Many Catholics want to declare Pope John Paul II a saint. Perhaps they will then start paying attention to thoughts of his like the following:
"On my knees I beg you to turn away from the paths of violence and return to the ways of peace. You may claim to seek justice. I too believe in justice and seek justice. But violence only delays the day of justice. Violence destroys the work of justice." Addressing "all men and women engaged in violence," Drogheda, Ireland, Sept. 29, 1979.
"When war, as in these days in Iraq, threatens the fate of humanity, it is ever more urgent to proclaim, with a strong and decisive voice, that only peace is the road to follow to construct a more just and united society. Violence and arms can never resolve the problems of men." Address to television broadcaster Telepace in first public remarks following start of Iraq war, March 22, 2003.
Both Pope John Paul II and Pope Benedict XVI have repeatedly criticized warfare.
Pope John Paul II said, in an often-cited address to an audience at St. Dorothy's Church in Rome in February, 1991: "We are not pacifists; we do not want peace at any price." (Quoted by Portier, Communio 23 (1996) )
John Paul II also said:
In his 1991 encyclical letter Centesimus Annus:
"I myself, on the occasion of the recent tragic war in the Persian Gulf, repeated the cry: 'Never again war!' No, never again war, which destroys the lives of innocent people, teaches how to kill, throws into upheaval even the lives of those who do the killing and leaves behind a trail of resentment and hatred, thus making it all the more difficult to find a just solution of the very problems which provoked the war." (section 52)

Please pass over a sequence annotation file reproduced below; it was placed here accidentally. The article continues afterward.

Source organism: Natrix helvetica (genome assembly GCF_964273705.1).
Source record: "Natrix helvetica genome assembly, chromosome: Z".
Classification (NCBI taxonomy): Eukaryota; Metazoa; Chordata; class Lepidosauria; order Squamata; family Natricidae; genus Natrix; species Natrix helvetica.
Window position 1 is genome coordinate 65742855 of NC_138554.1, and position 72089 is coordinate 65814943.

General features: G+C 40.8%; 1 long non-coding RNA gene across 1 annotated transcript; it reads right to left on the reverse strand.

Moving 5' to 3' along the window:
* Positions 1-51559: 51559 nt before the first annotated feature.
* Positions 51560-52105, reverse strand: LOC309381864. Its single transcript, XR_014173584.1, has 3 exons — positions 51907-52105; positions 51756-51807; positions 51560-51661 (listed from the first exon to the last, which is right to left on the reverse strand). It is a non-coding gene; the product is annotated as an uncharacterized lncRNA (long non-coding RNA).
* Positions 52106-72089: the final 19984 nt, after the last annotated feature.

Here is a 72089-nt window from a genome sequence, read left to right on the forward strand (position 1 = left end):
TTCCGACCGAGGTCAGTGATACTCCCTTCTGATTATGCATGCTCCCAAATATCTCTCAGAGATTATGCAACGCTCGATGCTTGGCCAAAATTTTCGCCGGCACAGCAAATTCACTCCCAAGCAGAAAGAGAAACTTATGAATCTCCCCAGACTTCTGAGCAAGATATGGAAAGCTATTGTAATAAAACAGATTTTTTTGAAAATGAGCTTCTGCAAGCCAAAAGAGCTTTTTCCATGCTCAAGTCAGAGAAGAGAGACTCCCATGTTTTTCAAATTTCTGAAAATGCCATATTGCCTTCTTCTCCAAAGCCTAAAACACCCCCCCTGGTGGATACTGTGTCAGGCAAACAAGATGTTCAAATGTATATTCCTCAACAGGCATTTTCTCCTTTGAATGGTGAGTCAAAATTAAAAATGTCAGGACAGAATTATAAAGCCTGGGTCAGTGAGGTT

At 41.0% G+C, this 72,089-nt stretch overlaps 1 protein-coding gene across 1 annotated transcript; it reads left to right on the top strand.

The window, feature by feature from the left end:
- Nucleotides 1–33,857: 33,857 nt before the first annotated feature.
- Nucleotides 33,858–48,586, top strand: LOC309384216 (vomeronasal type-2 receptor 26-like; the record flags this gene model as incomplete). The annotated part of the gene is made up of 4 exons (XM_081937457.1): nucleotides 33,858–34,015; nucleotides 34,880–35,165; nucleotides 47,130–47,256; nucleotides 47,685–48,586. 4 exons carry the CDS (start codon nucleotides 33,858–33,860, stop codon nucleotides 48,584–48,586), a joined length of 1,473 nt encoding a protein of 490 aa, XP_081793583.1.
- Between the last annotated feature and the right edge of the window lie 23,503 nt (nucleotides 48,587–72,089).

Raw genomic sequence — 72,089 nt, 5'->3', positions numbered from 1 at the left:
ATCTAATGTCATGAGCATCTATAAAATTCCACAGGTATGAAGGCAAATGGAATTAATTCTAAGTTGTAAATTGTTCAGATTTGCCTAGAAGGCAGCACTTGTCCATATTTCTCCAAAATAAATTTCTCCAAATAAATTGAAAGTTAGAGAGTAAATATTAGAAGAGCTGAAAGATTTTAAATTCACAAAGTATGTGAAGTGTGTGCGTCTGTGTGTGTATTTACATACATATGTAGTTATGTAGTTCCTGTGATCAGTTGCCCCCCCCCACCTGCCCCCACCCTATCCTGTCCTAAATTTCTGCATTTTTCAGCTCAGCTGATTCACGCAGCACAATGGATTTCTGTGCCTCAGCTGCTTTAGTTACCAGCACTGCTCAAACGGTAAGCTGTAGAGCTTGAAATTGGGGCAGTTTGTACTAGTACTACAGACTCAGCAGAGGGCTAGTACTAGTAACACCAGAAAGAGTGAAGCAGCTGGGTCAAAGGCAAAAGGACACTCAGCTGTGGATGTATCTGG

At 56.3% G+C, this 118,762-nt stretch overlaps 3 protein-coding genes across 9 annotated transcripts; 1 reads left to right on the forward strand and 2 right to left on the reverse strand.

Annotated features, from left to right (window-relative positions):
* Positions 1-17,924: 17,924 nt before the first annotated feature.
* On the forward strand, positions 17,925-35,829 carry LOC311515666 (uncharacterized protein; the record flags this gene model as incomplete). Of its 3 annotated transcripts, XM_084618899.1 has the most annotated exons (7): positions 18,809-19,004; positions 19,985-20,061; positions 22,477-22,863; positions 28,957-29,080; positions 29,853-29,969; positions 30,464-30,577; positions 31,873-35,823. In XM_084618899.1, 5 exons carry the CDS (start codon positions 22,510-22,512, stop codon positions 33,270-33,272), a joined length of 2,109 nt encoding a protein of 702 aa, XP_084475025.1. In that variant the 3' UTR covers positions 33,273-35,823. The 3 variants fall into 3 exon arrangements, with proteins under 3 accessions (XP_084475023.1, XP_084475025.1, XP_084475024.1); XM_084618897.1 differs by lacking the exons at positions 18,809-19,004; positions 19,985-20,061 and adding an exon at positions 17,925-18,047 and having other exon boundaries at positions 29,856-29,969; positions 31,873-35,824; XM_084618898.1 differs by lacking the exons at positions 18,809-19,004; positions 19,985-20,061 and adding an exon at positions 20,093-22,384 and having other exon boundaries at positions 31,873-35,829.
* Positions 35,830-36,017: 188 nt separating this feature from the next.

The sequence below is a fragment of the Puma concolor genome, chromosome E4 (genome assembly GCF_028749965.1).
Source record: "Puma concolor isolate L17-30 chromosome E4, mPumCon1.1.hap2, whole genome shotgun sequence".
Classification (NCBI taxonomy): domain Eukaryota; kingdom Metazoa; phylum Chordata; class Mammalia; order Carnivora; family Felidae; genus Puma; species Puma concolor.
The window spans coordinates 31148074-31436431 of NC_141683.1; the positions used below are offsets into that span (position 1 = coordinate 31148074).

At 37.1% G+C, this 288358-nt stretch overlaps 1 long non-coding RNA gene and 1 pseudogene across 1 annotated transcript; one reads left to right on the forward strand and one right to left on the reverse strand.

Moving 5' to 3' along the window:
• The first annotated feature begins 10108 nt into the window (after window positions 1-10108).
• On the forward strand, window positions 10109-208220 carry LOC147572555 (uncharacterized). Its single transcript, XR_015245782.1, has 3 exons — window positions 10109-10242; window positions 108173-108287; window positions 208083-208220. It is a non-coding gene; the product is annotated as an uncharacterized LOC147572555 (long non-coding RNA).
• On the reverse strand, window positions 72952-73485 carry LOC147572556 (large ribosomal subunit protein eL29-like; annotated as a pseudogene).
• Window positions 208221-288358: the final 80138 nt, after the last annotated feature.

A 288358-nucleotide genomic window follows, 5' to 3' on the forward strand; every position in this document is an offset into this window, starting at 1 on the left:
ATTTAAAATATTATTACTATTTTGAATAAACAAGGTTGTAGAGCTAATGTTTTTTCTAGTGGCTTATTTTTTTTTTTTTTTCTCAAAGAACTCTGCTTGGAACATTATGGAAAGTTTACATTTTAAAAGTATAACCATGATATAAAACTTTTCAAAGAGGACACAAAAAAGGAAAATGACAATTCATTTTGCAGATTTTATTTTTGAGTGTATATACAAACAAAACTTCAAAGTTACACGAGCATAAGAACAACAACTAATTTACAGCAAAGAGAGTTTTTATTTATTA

On December 20, 1998: "War has never been and never will be an appropriate way to solve problems between nations!" (Quoted from "Peacemaking and the Use of Force: Behind the Pope's Stringent Just-War Teaching." Drew Christiansen, S.J.; America ['The National Catholic Weekly,'] May 15, 1999.) (See Note 3 for another relevant statement.)
Regarding Pope Benedict XVI:
"As a cardinal, the new pope was a staunch critic of the U.S. led invasion of Iraq. On one occasion before the war, he was asked whether it would be just. 'Certainly not,' he said, and explained that the situation led him to conclude that 'the damage would be greater than the values one hopes to save.'
"Even after the war, Cardinal Ratzinger did not cease criticism of U.S. violence and imperialism: 'it was right to resist the war and its threats of destruction...It should never be the responsibility of just one nation to make decisions for the world.' " (From "New Pope Benedict XVI a Strong Critic of War." Michael Griffin, Houston Catholic Worker, Vol. XXV, No. 4, Special Edition 2005.)
It is also instructive to consider the name "Benedict" chosen by the former Cardinal Ratzinger:
"Cardinal Justin Rigali, Archbishop of Philadelphia, said Tuesday that the new pope told the cardinals he was selecting Benedict because 'he is desirous to continue the efforts of Benedict XV on behalf of peace ... throughout the world.' Elected directly after the outbreak of WWI, Benedict XV sent a representative to each country to press for peace. On August 1, 1917, he delivered the Plea for Peace, which demanded a cessation of hostilities, a reduction of armaments, a guaranteed freedom of the seas, and international arbitration." (Griffin, Houston Catholic Worker.)